Those three regions are key, Steger and other scientists believe, because global warming could start a chain reaction there with destructive consequences worldwide.
While Steger is the impetus for the Baffin Island expedition, it takes a lot of people to make it go.
Steger's companions from Ely will be John Stetson, who has known Steger for 20 years, and Outward Bound instructors Elizabeth Andre and Abby Fenton.
Each day, the group will post video, images, sounds and text on their Web site at www.globalwarm ing101.com. Those feeds will be available worldwide, and teachers in many schools will integrate the materials into their coursework, participating in the expedition through research and forums.
The expedition team's week-long stays at a succession of Inuit villages also will allow the team to listen to and document the Inuit experience with climate change.
Steger said such documentation will help drive home the message that the traditional Inuit way of life is unraveling.
John Huston, expedition base camp manager, said some Twin Cities schools have formed partnerships with the expedition, and that some students have traveled to Ely to volunteer at the Steger homestead. He said others may actually travel from the Twin Cities to Baffin Island on Earth Day in April to spend time with the team and Inuit people. Huston added that there also will be a documentary film produced.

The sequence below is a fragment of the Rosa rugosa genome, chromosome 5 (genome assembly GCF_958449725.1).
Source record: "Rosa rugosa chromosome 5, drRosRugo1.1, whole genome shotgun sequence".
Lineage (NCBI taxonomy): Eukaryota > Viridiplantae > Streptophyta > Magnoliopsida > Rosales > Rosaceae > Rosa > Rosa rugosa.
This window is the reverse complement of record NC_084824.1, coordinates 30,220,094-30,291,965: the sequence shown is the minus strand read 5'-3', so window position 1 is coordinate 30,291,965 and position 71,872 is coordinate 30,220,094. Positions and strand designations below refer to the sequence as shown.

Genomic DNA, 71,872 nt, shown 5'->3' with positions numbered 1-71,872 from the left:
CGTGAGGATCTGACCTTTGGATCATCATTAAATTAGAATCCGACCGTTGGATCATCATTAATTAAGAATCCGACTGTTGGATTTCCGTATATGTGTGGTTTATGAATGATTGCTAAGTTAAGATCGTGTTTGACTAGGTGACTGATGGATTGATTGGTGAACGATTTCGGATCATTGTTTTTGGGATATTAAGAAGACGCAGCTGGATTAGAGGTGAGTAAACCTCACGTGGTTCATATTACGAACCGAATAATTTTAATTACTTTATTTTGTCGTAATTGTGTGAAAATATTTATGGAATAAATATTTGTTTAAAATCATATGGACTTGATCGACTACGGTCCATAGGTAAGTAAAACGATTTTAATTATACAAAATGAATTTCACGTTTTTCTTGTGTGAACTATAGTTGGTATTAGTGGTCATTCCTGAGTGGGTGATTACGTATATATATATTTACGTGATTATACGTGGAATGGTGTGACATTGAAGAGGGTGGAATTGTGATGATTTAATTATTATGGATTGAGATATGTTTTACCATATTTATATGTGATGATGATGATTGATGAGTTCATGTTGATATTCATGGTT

Hectic But Happy!
Huston is the nexus of activity at the homestead these days.
The expedition group will get a big sendoff from Ely at the Mukluk Ball on Feb. 3 at the Ely Community Center and is expected to leave Ely for the Canadian north on Feb. 5 or 6.
Steger himself was traveling while Huston on Wednesday was deep into coordinating laying in supplies and final sled-building details with workers and carpenters at the homestead.
While Huston was busy with that, expedition members were out working with the dog teams in the surrounding woods.Huston said he and others had been working on expedition prep since about Nov. 1. He and Jim Paulson, along with Ely sled dog trainer Nancy Moundalexis, will form the core of a series of moving base camps on the expedition. There will be five such camps supplying the team.
Sitting in the homestead's kitchen after the lunch hour, Huston talked about how challenging it is to organize, particularly since there are a "multitude of changing conditions," he said.
It's clear that he relished the challenge.
Reason For Hope?
Steger said Wednesday that he believes the darkest days of the struggle to put global warming on the international media's radar have passed, noting that publications such as Time, Newsweek and the New York Times all recently ran major pieces on the issue within a week's time.
He has little hope that the U.S. government will be the primary force curtailing the spread of greenhouse gases.
The push, he said, will come from the marketplace.
"With our dependence on foreign oil," he said, "and the rising gas prices, people will demand cars that get 60 to 80 mpg and alternative fuels."
And while his hope is that global warming can be solved in time, it may be too late for some animal species.
"I'm not optimistic about species such as polar bears and walrus that depend on sea ice," he said Wednesday. "Extinction is the thing I have a hard time facing in my mind.